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Leveraging Blockchains to Track the Marijuana Supply Chain

With some U.S. states and Canada now legalizing marijuana for recreational use, the need for a reliable way of monitoring the pot supply chain is greater than ever. Can blockchain technology do that effectively?

There’s some evidence that distributed databases may be able to track where marijuana is grown and how it gets to suppliers. There’s also optimism that it’s a solution that can eliminate black market distribution.

According to a new report by Mike Peña, the communications manager at Stanford Technology Ventures Program, blockchains might allow regulators to exercise oversight over the pot supply network and help stem illegal trafficking.

Using existing systems, government watchdogs in California, for example, can only monitor so much. It’s estimated by the state’s Department of Food and Agriculture “that all but 2.5 million pounds of the 13.5 million pounds of cannabis produced in 2016 left California,” Pena’s report stated, “a huge amount undoubtedly exported to places where pot is still illegal.”

Ideally, digital ledgers would allow interested parties to follow the supply chain of marijuana production from seed sourcing to consumption. That means the ability to see where a product is at any time.

The Golden State legalized recreational pot use earlier this year. Currently, California authorities are using a combination of radio frequency tags and software, but it’s not tracking all of the marijuana being shipped.

California’s emerging “CalCannabis Track-and-Trace” system, which is not blockchain-based, states that its tracking methods “are not expected to eliminate illegal inversion or diversion of cannabis throughout California’s commercial cannabis supply chain, but they will be invaluable auditing tools for the state’s cannabis compliance and enforcement staff.”

Meanwhile in Canada, where marijuana is also being legalized, a company called Greenstream Technologies, a subsidiary of BLOK Technologies, is also focused on supply chain transparency. Greenstream recently did an alpha launch of a blockchain-based platform for the Canadian cannabis industry. The platform is built on an open-source Hyperledger stack.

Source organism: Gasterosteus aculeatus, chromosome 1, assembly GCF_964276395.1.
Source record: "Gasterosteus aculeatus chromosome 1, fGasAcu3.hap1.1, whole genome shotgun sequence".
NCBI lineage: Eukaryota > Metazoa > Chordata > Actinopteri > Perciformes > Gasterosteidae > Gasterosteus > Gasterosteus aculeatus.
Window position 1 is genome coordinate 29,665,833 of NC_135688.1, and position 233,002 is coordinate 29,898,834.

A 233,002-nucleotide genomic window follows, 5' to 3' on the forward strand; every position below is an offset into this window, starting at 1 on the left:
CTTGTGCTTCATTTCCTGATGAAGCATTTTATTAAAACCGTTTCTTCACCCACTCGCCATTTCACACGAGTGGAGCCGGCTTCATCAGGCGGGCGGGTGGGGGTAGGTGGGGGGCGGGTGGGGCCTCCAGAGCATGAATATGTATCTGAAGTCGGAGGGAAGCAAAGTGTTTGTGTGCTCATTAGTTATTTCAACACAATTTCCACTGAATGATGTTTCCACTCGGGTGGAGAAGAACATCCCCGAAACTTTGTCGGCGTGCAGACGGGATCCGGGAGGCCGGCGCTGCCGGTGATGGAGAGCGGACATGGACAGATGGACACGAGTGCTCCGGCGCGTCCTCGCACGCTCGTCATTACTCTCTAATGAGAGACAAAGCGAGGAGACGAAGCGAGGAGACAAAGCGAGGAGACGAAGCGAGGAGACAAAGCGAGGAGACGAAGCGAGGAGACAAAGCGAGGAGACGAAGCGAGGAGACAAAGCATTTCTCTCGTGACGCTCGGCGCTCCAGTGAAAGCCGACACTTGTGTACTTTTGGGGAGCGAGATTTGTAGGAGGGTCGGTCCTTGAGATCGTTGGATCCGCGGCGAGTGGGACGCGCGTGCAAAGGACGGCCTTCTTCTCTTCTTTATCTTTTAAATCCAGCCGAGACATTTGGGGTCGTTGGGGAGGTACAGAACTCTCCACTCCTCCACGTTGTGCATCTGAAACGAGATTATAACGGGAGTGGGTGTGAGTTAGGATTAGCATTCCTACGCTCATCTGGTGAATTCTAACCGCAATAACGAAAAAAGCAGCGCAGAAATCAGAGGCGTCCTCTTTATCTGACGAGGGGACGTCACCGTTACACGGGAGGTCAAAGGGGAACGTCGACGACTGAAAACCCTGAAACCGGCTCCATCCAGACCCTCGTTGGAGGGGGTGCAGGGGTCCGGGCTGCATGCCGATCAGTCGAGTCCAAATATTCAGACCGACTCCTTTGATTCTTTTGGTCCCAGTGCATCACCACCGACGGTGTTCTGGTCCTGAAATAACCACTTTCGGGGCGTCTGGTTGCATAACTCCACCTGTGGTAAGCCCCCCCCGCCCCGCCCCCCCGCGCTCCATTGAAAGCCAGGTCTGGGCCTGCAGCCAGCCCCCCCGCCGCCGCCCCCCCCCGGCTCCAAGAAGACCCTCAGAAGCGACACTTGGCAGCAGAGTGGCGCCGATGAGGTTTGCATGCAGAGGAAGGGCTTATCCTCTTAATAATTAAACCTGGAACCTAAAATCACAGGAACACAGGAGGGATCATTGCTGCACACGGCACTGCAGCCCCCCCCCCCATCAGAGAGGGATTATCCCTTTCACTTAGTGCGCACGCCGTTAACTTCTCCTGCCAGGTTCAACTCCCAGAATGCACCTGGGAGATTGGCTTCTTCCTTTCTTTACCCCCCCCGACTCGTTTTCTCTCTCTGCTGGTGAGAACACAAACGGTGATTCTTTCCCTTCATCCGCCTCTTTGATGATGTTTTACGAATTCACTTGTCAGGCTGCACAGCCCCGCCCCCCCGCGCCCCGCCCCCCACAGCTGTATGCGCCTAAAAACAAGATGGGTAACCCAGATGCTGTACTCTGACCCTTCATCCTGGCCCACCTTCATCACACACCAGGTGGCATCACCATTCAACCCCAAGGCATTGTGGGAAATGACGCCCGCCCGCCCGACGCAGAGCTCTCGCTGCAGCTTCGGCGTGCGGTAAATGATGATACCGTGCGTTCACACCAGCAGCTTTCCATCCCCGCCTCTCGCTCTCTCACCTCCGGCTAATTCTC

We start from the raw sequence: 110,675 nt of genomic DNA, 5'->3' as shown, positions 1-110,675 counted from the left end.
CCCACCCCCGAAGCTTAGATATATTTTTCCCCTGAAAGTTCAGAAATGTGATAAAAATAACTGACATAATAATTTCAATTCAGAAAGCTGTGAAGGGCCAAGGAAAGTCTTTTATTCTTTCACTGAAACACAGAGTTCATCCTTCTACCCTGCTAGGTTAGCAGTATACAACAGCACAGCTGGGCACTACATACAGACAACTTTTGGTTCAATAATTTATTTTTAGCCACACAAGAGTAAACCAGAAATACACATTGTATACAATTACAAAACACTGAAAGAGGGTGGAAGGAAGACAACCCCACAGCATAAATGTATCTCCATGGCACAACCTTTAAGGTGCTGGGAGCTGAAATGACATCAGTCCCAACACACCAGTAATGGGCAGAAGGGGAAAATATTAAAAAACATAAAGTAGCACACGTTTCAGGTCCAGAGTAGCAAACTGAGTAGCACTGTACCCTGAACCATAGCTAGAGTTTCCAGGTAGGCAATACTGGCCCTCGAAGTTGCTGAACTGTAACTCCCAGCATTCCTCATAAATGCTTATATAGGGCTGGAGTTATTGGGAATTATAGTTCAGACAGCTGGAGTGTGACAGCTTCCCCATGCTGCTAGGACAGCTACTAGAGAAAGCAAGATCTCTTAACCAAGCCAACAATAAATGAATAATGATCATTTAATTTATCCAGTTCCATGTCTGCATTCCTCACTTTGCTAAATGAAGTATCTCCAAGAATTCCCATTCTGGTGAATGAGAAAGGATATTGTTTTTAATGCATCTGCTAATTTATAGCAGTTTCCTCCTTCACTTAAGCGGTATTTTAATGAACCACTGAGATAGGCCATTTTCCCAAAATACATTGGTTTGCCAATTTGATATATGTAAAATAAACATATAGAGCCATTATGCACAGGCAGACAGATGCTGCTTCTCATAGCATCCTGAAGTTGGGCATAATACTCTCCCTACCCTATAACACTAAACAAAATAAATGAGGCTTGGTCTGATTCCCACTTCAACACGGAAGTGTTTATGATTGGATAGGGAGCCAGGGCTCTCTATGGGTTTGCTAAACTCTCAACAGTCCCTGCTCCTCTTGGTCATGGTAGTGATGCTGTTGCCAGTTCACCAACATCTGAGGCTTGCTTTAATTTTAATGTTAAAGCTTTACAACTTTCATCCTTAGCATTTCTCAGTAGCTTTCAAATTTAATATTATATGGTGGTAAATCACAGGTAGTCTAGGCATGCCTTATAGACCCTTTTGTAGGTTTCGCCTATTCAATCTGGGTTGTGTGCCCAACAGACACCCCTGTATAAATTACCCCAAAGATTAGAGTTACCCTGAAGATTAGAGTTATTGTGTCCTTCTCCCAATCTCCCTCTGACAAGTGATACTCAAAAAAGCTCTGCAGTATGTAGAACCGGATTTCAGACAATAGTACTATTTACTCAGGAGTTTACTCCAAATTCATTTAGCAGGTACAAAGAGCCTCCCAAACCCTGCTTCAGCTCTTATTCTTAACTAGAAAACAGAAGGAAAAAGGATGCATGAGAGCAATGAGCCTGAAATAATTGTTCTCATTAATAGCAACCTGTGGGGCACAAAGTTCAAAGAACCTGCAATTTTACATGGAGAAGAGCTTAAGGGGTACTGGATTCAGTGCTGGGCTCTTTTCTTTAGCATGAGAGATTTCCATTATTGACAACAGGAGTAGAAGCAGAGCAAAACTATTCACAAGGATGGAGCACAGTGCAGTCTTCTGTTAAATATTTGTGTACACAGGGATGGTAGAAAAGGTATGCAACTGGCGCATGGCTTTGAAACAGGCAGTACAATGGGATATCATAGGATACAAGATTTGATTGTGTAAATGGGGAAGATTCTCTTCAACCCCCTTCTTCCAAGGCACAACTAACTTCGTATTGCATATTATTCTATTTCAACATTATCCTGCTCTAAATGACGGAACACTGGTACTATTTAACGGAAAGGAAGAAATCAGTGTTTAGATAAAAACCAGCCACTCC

BLOK is a public Vancouver-based company that invests in and develops emerging startups in the blockchain sector. Greenstream states that its cannabis platform “seamlessly ensures supply chain data integrity, incorporates a cost-effective and legal payment gateway for the exchange of value and includes an identity verification system.”

Ideally, Canadian and other cannabis regulators will be able to watch pot transactions as they happen.

It “will enable real-time oversight of the entire cannabis supply chain — capturing the complete history of transactions in perpetuity on the platform for anyone with permission to see,” Peña noted.

Since a blockchain is a trust-based system and entries into a distributed database can’t be altered, it’s hoped that it will provide a more reliable and transparent way of tracking pot production and distribution. It also might help governments maintain and improve quality control.

In a report written by IBM last year for the province of British Columbia (BC), the computer giant stated that “blockchain [technology] is an ideal mechanism in which BC can transparently capture the history of cannabis through the entire supply chain, ultimately ensuring consumer safety while exerting regulatory control — from seed to sale.”

IBM proposed tracking pot sales late last year. Blockchain technology could allow stakeholders to “take control of sourcing, selling and pricing of products while allowing producers to track inventory, supply and demand projections and consumption trends,” IBM stated in its paper for British Columbia.

The company has been promoting blockchain adoption for large enterprise clients. Its suggested applications range from logistics to consumer retail.

Will blockchain applications provide a foolproof solution for regulators monitoring pot commerce who also hope to curtail the black market? It’s unlikely to be a catchall, but the technology is sure to provide more illumination of the path cannabis travels from the field to the consumer. 

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